Cryptocurrencies such as Bitcoin cannot yet provide staking opportunities because they run on proof of work (PoW) protocols, a complex and energy-intensive process. Many cryptos are lagging and limited with scalability. Some are working towards improving efficiency by shifting from proof of work (PoW) protocols to proof of stake (PoS) protocols.
Initially, Ethereum ran on PoW protocols. But in December 2020, they started the first phase of the Ethereum 2.0 upgrade by launching the first component, called the Beacon chain. The next stage of the ETH2 upgrade is due 2021/2022, and the final phase completes in 2022.
Most altcoins used a PoW protocol but are realising the need for scalability. Ethereum is leading the way with innovation for the future of the network. Now, most new blockchains are deploying PoS protocols.
Potential Returns From Staking Ethereum
Interest rates for traditional, centralised currencies are negligible. Returns for investing in fiat currencies are hardly worth the effort. But, crypto holders can now earn much higher returns from their cryptos than from a conventional savings account.
Ethereum network validators can gain up to 8% APY rewards, which is above average by any standards.
Crypto industry experts predict that the potential rewards for staking Ethereum could increase. Some are suggesting that ETH rewards could be as high as 25%. These predictions are just possible forecasts, of course. But belief in the future of Ethereum is strong amongst investors and loyal fans of Ethereum.
Read More: Is Ethereum Staking Profitable?
What Are The Risks Of Staking Cryptocurrencies?
Before discussing the risks of staking Ethereum, let's look at the general risk of staking cryptocurrencies and how they apply to Ethereum staking.
Market Risk of Ethereum
Cryptocurrencies are volatile and unpredictable. Potential adverse price movements may present one of the biggest risks when investing in cryptocurrencies.
In May 2021, the price of Ethereum was $4,300, a new high. But, in June, the price slithered down to below $2000. A 50% drop isn't typical if you are trading stocks or Forex. But, with cryptocurrencies, such as Ethereum and Bitcoin, it's not at all unusual.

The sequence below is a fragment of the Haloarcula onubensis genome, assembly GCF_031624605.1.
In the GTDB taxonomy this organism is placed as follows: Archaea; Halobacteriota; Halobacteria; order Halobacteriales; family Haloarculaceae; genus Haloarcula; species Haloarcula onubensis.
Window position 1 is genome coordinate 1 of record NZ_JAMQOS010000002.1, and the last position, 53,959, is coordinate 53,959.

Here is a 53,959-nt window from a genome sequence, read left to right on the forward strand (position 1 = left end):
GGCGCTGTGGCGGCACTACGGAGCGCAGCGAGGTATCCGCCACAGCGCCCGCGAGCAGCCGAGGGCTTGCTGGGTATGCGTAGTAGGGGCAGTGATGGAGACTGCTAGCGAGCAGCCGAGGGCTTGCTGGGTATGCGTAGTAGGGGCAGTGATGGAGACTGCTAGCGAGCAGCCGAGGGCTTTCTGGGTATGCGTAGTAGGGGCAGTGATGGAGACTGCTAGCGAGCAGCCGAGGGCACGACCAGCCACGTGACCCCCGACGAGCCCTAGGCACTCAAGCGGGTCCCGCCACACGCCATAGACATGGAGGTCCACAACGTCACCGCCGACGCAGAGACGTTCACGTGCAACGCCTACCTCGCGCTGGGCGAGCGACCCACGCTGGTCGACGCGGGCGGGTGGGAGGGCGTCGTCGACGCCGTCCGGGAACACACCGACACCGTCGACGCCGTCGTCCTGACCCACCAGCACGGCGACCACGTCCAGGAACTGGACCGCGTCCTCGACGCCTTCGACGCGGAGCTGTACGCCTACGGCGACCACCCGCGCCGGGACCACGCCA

If you bought Ethereum at a high price, you could face weeks, months or even years before your investment returns to profit.
Market risk is something to assess before staking Ethereum. If you plan to do it, wait for the market to stabilise before buying a stake in Ethereum.
Check Out: Ethereum Price Predictions
Liquidity Risk for Ethereum
Liquidity for Ethereum is not an issue. Micro-cap altcoins have a much greater risk factor for lack of liquidity.
Ethereum has many loyal followers and investors. Listed #2 by market cap, you're unlikely to encounter liquidity risks with Ethereum. Cryptocurrencies listed in the top ten or twenty by market capitalisation likely have good liquidity.
Lockup Periods for Ethereum
OK, now we are entering into the territory of concern for Ethereum investors.
The Ethereum 2.0 upgrade began six months earlier with the release of the Beacon chain component.
There are two more stages. Phase 1.5 will merge with the Ethereum mainnet. At this stage, all PoW mining stops, and it precedes the rollout of shard chains. The Ethereum website suggests this phase will be 2021/2022, with no fixed date as yet.
The final phase introduces shard chains, and the Ethereum network becomes a fully operational PoS consensus network, transferring away from PoW.
With the completion of the final phase, the Ethereum network expands capacity and scalability. The timeline for phase 2 is 2022.
So, how do these phases affect your Ethereum holdings?